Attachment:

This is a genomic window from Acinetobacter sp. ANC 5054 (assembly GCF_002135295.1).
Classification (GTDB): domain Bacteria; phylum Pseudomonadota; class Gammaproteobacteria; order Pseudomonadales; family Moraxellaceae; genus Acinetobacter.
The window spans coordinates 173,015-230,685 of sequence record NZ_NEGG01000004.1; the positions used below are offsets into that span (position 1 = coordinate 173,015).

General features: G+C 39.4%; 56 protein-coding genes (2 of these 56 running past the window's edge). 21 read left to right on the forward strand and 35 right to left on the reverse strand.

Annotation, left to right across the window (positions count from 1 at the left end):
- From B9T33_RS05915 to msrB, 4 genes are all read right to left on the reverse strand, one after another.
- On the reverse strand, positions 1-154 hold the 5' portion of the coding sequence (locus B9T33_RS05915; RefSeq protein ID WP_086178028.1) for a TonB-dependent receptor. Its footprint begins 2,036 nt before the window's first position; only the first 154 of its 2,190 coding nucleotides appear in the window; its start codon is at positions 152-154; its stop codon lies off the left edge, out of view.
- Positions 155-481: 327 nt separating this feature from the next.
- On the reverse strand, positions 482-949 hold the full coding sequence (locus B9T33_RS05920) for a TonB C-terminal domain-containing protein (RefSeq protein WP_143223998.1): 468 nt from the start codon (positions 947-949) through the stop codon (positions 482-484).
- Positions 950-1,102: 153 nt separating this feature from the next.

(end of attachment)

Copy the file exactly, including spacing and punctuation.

This is a genomic window from Acinetobacter sp. ANC 5054 (assembly GCF_002135295.1).
Classification (GTDB): domain Bacteria; phylum Pseudomonadota; class Gammaproteobacteria; order Pseudomonadales; family Moraxellaceae; genus Acinetobacter.
The window spans coordinates 173,015-230,685 of sequence record NZ_NEGG01000004.1; the positions used below are offsets into that span (position 1 = coordinate 173,015).

General features: G+C 39.4%; 56 protein-coding genes (2 of these 56 running past the window's edge). 21 read left to right on the forward strand and 35 right to left on the reverse strand.

Annotation, left to right across the window (positions count from 1 at the left end):
- From B9T33_RS05915 to msrB, 4 genes are all read right to left on the reverse strand, one after another.
- On the reverse strand, positions 1-154 hold the 5' portion of the coding sequence (locus B9T33_RS05915; RefSeq protein ID WP_086178028.1) for a TonB-dependent receptor. Its footprint begins 2,036 nt before the window's first position; only the first 154 of its 2,190 coding nucleotides appear in the window; its start codon is at positions 152-154; its stop codon lies off the left edge, out of view.
- Positions 155-481: 327 nt separating this feature from the next.
- On the reverse strand, positions 482-949 hold the full coding sequence (locus B9T33_RS05920) for a TonB C-terminal domain-containing protein (RefSeq protein WP_143223998.1): 468 nt from the start codon (positions 947-949) through the stop codon (positions 482-484).
- Positions 950-1,102: 153 nt separating this feature from the next.